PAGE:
Whether I was jealous about Tom’s new designer shoes or Jane’s new high-paying job, I used to let jealousy overwhelm me to the point where it just didn’t feel fair how some people got so far ahead in life.
Then I realized that there are people who are jealous that I get to travel outside my own country, or that I will likely get to eat a proper dinner tonight, and I start to feel a bit like a jerk—or, at least, I did. There’s something about seeing hammocks hung along sidewalks above piles of garbage in Phnom Penh that make me feel more grateful for what I’m lucky enough to have in life.
Being afraid of everyone.
I used to fear the unknown and allow preconceptions and stereotypes to form my vision of the travel destination I have in mind.
It’s easy to stick to the idea that everyone in a poverty-stricken nation wants a piece of me, that they are willing to lie, cheat, and steal to accomplish this. But I’ve learned the average person isn’t going to look at me with malicious intent. Even if they aren’t particularly friendly, odds are that they aren’t going to commit any crimes against me.
Of course, I need to be sensible and stick to certain rules in high-risk or high-crime regions, but I certainly shouldn’t assume the worst in every stranger. In fact, I once had a random local guy at the bus station lecture me on taxi safety in Guayaquil, a city known for taxi kidnappings. Sometimes, it’s the locals who are actually looking out for you.
In my own experience, once you begin to appreciate the kindness that exists among strangers around the world, it becomes much easier to know when and when not to trust first.
Feeling inconvenienced by other people.
It’s strange now for me when people complain about being approached on the street to purchase an item or a service, or simply to give money, while in a poor country. I understand it can seem like an annoyance or an inconvenience, but the person asking likely doesn’t want to be in the situation that they’re in. Taking a moment to consider the scenario from outside my own perspective can be eye-opening.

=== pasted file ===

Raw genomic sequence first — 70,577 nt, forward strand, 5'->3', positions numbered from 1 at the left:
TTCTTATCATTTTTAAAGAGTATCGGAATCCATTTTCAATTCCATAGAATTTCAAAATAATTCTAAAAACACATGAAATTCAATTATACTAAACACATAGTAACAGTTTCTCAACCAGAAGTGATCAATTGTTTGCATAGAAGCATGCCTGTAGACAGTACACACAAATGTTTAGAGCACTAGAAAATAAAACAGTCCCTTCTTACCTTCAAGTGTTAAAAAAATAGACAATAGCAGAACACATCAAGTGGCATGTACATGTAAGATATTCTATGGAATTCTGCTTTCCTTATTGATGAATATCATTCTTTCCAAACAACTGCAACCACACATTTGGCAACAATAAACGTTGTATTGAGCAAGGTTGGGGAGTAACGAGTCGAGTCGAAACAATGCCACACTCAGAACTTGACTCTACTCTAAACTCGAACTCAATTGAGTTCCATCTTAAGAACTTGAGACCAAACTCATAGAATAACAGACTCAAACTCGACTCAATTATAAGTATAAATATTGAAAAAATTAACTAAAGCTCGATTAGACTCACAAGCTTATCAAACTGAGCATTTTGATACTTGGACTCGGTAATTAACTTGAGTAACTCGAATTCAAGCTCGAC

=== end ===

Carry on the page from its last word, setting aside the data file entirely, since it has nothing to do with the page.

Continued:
After traveling fairly extensively in poor nations, I understand that it isn’t all about my own experience. It’s about sharing the world with everyone, understanding where I fit in, and appreciating that people do what they need to in order to get by—even if I do experience minor interruptions from time to time in my days as a privileged traveler.
Having an “ideal” backpacker experience.
Deep down, I wanted to have that happy-go-lucky, free and carefree backpacker experience. For me it meant meeting new friends from all over the world, experiencing a different culture and landscape, and maybe a little partying on the beach. Before I left home, it all seemed so perfect and idyllic in my head. I remember fantasizing about my future life as a spontaneous bohemian traveler for months.
When I finally began my backpacking adventure, that image looked a little different. Things are not so clean and easy. Instead of dancing all night on the beach, I saw travelers stumbling out of pubs right next to a local teenager holding a newborn baby and begging for food. The whole scenario produced a strange feeling inside me. Suddenly, my perfect experience mattered much less.
These moments made me realize that my original image just isn’t a fit for everyone. For me, getting more in touch with the realities of the people living in a particular country became much more fulfilling. I’ve learned to make adjustments along the way – to adapt and appreciate a place and its people for what they are: real.
Be on time but don’t prepare for everyone else to be. This is probably advisable wherever I go and is something I remind myself of often. I’ve almost gotten left behind by a bus for being a little slow to make a connection and I’ve had to wait over two hours for a driver to come pick up my small group after a day trip in the mountains (where it proceeded to cool down very quickly).
Some developing countries are just slightly more relaxed when it comes to schedules. I just got used to waiting.
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